Ukraine charges Russia's FSB chief, top officials with guiding EuroMaidan violence

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Ukraine's State Bureau of Investigation reported on May 18 that it had charged Alexander Bortnikov, the head of Russia's Federal Security Service (FSB), and another 20 top officials of Russian special services with curating and aiding the illegal obstruction of protests during Ukraine's EuroMaidan Revolution.

The revolution began in November 2013 when people gathered at Maidan Nezalezhnosti, Kyiv's central square, to protest pro-Kremlin President Viktor Yanukovych's refusal to sign the long-awaited Association Agreement with the European Union.

Law enforcement officers, namely Berkut riot police, used violence to suppress the protests, including lethal force. More than 100 people were killed during the revolution, which culminated in Yanukovych fleeing to Russia.

Ukraine's Prosecutor General's Office concluded earlier this year that murders and violence against the EuroMaidan Revolution's participants were carried out by Ukrainian law enforcement officers under the orders of Ukrainian authorities and Russia's guidance.

Russia's Bortnikov is accused of "organizing treason by the former leadership of the Security Service of Ukraine (SBU), inciting national enmity and hatred in Ukraine, and illegally obstructing protests in 2013-2014," according to the bureau.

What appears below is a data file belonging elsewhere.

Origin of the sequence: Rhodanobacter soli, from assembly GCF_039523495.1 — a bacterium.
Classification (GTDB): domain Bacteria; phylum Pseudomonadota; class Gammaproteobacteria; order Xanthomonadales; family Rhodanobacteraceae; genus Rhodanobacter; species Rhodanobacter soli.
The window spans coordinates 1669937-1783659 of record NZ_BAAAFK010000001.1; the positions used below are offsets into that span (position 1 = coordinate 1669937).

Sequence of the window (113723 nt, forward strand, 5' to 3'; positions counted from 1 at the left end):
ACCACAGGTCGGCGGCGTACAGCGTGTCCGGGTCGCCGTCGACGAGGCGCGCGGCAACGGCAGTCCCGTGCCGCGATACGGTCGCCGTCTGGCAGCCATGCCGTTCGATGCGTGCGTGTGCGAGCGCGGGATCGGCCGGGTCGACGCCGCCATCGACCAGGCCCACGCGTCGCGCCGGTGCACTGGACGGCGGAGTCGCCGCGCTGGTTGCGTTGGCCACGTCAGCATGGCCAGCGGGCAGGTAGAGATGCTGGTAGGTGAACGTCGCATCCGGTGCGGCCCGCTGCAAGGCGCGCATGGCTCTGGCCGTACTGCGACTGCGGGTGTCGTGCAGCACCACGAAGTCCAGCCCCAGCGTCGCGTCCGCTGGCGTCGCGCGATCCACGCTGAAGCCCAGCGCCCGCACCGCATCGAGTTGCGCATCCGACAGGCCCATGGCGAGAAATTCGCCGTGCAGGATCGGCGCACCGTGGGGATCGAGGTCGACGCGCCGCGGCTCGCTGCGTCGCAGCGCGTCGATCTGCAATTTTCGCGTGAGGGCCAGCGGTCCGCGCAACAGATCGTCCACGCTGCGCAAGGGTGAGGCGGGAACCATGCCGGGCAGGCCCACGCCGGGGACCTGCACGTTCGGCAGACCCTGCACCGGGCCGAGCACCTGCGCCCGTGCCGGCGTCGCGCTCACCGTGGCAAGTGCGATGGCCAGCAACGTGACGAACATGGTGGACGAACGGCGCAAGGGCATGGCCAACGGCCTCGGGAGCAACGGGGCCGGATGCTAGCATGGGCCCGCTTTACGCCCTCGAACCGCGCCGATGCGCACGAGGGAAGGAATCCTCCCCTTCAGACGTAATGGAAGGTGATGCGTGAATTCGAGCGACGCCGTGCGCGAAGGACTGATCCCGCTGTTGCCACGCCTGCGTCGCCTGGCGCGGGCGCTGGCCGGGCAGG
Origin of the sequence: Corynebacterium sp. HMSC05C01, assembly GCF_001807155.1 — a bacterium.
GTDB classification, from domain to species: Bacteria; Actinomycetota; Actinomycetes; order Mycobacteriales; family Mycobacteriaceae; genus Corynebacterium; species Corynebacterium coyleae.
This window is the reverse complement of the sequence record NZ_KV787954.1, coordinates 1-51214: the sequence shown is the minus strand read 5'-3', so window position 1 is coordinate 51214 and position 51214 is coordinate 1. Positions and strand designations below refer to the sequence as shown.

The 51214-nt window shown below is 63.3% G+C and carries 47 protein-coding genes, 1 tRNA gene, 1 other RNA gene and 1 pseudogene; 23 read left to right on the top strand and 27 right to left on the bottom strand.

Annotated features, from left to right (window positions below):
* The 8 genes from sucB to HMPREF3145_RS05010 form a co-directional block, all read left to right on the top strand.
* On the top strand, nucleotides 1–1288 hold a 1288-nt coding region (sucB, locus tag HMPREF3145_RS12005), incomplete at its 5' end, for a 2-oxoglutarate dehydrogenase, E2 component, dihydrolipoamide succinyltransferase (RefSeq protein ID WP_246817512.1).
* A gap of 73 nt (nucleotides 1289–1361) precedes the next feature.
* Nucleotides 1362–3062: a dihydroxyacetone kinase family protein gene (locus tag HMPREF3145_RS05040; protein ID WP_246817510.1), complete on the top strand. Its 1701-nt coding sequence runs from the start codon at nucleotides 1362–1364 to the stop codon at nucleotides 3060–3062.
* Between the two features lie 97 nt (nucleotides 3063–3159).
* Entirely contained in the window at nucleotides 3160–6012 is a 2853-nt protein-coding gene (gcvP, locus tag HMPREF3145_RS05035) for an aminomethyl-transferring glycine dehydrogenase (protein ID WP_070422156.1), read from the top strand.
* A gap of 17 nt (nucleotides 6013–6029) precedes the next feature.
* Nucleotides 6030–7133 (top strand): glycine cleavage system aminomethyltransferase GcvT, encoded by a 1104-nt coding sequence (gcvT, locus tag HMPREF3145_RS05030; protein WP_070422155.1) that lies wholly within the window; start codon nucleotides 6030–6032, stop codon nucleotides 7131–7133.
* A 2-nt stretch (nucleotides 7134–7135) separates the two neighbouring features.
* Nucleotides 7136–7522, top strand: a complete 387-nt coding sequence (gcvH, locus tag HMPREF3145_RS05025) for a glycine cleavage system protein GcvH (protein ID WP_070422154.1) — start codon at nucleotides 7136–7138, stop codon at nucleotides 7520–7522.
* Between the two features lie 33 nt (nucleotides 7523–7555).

Read also: EuroMaidan Revolution

Bortnikov allegedly developed a plan to suppress the EuroMaidan protests to preserve Yanukovych's regime. "The ultimate goal was the further annexation of part of Ukraine's territory under the pretext of an alleged 'civil conflict'."

The EuroMaidan revolution was followed by Russia's illegal annexation of Crimea and an invasion of the Donbas region by Russian-backed militants. Moscow's propaganda machine tried to portray the invasion as an internal conflict.

"One of the key tasks of the FSB was to prevent the European integration processes of Ukraine and NATO membership, as this threatened Russia's aggressive plans to restore the union state and absorb the former Soviet republics into its composition," reads the report.

Yanukovych's refusal to sign the Association Agreement with EU was "planned in advance by Russia," the bureau said, therefore measures to prevent protests and scenarios for their violent dispersal were also purportedly developed beforehand.

Russian high-ranking security officials visited Ukraine before the demonstrations emerged to instruct Ukrainian law enforcement "to disperse potential protests with maximum brutality and use excessive force to intimidate other activists," according to the bureau.

Bortnikov reportedly tasked the then SBU head, who had Russian citizenship, to assist FSB employees "in their illegal subversive activities."

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